As we told you earlier this week, Rachel Dolezal is struggling. The mother of three claims to be broke and soon could be homeless, as she told The Guardian she had only been offered jobs on reality television or in the adult film industry. This, despite allegedly applying for hundreds of jobs since losing her post as the former president of the Spokane, Washington chapter of the NAACP.
Her name is infamous at this point, which would likely be a big reason she’s had trouble finding work. Therefore, it makes sense to want to change it. But in true Rachel Dolezal fashion, it couldn’t be a simple change.
According to The Daily Mail, Rachel Dolezal changed her name to Nkechi Amare Diallo. She reportedly did this in a court in Washington back in October.
Nkechi is a shortened version of the Igbo (Nigerian group) name Nkechinyere, which translates to “What God has given” or “Gift of God.”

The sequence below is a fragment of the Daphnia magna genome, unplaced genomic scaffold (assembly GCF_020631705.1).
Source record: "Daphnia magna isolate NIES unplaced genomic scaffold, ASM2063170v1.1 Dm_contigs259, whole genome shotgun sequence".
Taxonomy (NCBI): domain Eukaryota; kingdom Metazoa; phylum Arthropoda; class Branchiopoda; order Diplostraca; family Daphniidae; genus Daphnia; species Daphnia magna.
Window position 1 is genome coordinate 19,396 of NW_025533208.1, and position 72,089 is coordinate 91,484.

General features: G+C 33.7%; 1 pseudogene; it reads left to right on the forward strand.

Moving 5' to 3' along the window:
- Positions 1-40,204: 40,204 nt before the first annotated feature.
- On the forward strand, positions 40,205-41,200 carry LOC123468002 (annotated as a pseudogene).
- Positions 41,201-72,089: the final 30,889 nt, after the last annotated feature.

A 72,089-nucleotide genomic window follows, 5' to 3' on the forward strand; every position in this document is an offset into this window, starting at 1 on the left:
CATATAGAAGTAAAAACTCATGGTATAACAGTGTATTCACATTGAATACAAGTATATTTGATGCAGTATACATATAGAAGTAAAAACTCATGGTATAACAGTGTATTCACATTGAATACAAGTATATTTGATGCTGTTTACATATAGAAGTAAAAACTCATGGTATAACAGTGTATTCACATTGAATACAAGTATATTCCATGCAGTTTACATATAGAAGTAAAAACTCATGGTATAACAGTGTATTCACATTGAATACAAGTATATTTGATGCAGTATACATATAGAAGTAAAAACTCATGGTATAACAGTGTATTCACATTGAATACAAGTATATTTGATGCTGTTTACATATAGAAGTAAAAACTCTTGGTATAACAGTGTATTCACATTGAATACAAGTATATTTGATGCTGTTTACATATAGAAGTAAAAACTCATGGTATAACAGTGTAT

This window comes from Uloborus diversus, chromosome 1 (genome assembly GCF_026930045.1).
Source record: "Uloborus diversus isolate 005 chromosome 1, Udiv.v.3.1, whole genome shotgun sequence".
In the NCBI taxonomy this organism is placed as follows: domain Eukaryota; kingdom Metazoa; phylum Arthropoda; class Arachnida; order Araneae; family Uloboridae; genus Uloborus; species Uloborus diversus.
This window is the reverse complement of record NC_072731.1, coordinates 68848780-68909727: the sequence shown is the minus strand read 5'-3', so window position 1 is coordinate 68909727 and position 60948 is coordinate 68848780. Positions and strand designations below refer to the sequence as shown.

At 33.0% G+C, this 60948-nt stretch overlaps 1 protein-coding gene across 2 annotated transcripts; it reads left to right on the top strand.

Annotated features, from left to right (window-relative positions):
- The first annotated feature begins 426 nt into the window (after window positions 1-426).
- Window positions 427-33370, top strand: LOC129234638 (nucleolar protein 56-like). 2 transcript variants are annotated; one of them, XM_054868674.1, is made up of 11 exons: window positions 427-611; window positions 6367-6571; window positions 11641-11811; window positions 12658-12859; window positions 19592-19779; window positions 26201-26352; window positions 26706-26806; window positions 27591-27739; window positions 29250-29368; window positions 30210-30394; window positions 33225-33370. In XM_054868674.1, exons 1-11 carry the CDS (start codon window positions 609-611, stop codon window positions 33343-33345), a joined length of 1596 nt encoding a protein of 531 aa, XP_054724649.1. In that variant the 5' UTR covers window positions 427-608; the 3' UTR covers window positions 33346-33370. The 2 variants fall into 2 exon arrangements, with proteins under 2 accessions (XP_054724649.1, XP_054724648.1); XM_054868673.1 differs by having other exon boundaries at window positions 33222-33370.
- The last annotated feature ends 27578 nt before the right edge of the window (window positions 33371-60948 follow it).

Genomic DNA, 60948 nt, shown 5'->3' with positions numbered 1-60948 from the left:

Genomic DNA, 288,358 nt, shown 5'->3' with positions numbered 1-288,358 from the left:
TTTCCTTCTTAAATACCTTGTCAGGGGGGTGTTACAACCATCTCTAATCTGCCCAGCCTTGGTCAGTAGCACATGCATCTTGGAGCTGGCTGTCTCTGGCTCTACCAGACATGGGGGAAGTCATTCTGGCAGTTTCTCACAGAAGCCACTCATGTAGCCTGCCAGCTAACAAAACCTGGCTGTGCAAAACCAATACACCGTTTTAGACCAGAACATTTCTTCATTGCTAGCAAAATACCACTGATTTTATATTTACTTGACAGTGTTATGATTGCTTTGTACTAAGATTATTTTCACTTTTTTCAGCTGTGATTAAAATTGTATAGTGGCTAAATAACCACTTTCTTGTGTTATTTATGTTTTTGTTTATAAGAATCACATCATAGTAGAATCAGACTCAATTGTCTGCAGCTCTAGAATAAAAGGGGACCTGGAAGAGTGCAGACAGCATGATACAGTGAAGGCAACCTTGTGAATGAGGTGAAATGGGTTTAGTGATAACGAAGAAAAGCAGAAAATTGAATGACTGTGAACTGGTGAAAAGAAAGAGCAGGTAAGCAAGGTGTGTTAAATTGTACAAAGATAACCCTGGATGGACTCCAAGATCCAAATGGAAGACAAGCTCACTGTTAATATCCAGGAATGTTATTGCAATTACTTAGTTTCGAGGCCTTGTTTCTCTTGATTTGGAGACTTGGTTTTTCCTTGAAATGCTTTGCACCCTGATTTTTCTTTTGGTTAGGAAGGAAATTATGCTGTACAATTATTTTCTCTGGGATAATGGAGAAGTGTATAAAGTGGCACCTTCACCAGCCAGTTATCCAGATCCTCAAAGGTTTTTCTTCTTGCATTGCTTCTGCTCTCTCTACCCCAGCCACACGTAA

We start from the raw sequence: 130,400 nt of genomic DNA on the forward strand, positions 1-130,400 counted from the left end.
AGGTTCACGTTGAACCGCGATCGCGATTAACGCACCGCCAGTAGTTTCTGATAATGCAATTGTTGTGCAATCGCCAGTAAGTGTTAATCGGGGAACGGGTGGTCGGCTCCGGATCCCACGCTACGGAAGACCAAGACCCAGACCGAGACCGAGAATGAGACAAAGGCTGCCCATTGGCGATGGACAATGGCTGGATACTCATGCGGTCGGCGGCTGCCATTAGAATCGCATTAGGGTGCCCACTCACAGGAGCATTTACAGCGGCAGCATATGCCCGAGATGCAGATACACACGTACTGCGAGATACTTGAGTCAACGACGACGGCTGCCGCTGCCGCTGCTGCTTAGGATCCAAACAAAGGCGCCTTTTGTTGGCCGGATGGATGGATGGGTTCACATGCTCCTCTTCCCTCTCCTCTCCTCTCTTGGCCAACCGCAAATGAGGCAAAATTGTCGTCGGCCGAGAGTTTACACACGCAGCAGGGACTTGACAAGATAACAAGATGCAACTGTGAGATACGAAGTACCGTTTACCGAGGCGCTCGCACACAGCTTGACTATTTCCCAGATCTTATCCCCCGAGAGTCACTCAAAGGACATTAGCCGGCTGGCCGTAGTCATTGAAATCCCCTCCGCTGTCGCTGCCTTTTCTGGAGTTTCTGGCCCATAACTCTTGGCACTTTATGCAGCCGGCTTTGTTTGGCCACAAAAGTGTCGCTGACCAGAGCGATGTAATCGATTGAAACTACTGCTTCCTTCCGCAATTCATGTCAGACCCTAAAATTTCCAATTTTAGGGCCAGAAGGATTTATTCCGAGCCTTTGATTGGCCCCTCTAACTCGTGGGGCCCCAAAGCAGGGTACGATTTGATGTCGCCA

No specifics on Amare (which could mean “beloved”), but Diallo is a Fulani (a widely dispersed West African group you can find in Nigeria, Guinea, etc.) name that reportedly means “bold.”
As she told The Guardian, she doesn’t plan to embrace anything but her idea of blackness at this point in her life, so the name change to something of the West African influence is not a shocker. Doesn’t make it any less random, though.
“I do think a more complex label would be helpful, but we don’t really have that vocabulary,” she said. “I feel like the idea of being trans-black would be much more accurate than ‘I’m white’. Because you know, I’m not white. There is a black side and a white side on all kinds of issues, whether it’s political, social, cultural. There’s a perspective, there’s a mentality, there’s a culture. To say that I’m black is to say, this is how I see the world, this is the philosophy, the history, this is what I love and what I honour. Calling myself black feels more accurate than saying I’m white.”
She still has a book set to be released next month under her old name. It’s called In Full Color: Finding My Place in a Black and White World.
Image via AP